- Winghart acknowledges that we will need the first patents that undergo IPR to be “guinea pigs” to see what level of quality comes out of IPR, but is “excited about the possibility of what could be.”
- The increased IPR standard — “reasonable likelihood to prevail on at least one claim” instead of “substantial question of patent validity” — has the potential to “open the door” to more challenges.
Post-Grant Review (“PGR”)
- The PGR’s nine-month window to file after a patent issues and the consolidation of multiple PGR’s is significant. Winghart “wish[es] we could do it in IPRs.”
- The nine-month window “makes people make a decision and harmonizes to European opposition proceedings.”
- The PGR’s required speed – the PTO must respond within 3 months of the patentee’s statement – is a significant benefit: “Within one year you will understand the challenge to your patent.”
- Winghart has some concerns about the ability to settle and stop either a PGR or an IPR: “there is a little bit of a tension between the settlement piece and the ultimate goal of determining patent quality.” That is interesting in that the flexibility to settle a case after filing a PGR or an IPR is a key enticement to many companies.
The following article was written for my Retail Patent Litigation Blog, and it is just as relevant for Chicago readers. So, I am reprinting it here with minor, Chicago-specific revisions.
BNA has an interesting article by James Pistorino of Perkins Coie and Susan Crane looking at the impact of the America Invents Act (“AIA”) on district court patent litigation filings. The article looks at 2011 data, only one quarter of which is after enactment of the AIA. But even a quarter’s data tells a clear story:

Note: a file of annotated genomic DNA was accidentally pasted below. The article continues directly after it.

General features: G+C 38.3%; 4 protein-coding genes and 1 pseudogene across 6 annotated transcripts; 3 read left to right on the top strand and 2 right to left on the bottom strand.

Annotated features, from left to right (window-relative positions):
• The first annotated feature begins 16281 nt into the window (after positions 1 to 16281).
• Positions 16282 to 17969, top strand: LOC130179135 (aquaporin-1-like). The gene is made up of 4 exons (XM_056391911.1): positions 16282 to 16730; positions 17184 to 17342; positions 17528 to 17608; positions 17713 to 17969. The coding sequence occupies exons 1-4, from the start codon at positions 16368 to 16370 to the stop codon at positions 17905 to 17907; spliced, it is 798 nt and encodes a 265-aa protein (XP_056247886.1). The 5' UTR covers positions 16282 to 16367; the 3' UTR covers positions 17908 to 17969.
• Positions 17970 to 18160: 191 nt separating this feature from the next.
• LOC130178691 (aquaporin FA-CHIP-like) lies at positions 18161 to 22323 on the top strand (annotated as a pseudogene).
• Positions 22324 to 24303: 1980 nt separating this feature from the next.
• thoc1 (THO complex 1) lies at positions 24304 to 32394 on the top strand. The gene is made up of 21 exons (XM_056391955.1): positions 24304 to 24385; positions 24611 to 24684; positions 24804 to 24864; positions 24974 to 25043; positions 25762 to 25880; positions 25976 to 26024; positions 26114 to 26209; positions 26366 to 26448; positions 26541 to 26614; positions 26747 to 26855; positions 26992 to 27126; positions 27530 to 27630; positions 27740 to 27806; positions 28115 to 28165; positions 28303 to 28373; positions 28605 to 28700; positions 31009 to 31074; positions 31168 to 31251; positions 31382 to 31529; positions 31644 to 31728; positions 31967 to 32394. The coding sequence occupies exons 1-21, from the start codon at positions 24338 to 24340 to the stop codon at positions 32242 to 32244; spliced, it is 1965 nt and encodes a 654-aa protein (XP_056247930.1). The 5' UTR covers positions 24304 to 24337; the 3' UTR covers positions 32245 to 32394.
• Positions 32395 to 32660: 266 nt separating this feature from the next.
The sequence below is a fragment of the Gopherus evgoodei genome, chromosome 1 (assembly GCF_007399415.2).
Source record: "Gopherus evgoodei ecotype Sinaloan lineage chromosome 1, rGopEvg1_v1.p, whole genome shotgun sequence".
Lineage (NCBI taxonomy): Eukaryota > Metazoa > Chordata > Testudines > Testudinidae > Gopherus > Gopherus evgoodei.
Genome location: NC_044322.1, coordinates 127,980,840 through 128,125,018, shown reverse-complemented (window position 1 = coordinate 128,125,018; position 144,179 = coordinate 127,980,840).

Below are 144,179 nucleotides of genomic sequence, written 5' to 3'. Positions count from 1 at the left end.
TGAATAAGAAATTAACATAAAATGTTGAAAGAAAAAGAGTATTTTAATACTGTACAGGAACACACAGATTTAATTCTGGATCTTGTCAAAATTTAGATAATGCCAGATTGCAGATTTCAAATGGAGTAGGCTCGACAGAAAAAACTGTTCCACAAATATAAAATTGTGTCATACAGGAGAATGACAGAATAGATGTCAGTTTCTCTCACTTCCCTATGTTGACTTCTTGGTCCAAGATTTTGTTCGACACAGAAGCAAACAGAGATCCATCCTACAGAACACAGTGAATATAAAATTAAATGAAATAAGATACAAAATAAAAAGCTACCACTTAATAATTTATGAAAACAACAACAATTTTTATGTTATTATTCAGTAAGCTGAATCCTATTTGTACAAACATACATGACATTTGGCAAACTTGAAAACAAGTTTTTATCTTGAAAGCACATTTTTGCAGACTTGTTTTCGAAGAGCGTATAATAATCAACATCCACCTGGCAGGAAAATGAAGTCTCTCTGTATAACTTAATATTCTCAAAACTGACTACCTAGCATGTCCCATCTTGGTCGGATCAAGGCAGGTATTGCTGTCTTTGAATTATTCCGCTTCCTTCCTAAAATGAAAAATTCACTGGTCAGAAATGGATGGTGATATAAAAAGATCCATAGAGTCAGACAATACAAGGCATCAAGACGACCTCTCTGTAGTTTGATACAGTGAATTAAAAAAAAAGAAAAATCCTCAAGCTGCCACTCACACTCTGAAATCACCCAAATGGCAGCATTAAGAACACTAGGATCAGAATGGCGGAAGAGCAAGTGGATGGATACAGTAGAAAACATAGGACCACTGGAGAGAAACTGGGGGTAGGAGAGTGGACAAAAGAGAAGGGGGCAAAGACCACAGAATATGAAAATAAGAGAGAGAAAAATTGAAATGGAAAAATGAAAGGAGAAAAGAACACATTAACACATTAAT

- Delaware leap frogs the E.D. Texas as the district of choice for patent plaintiffs with nearly 50% more filings than the E.D. Texas.
- The number of defendants per case has dropped significantly in almost every district, with the E.D. Texas as a notable exception.
- The number of total defendants sued appears to be remaining relatively steady.
This early data suggests exactly what we expected. Overall, the AIA did not control patent litigation filings, but it did reduce average case size and shift venue. The big question from the study is “why Delaware?” Here are some key reasons:
- Retirement and new judges on the E.D. Texas have increased uncertainty and time to trial in the E.D. Texas, for both plaintiffs and defendants.
- In contrast, Delaware’s bench has remained consistent, and is also experienced with patent litigation.
- A recent transfer denied by Delaware Judge Robinson noted that defendants incorporated in Delaware (as so many are) cannot “complain” about being sued in Delaware.
- While Delaware is not a rocket docket and lacks local patent rules, Delaware is relatively fast and has strong local patent customs with each judge.
Additionally, it is worth noting that the AIA has had little impact on the rest of the top five patent litigation districts – C.D. California, N.D. California and N.D. Illinois.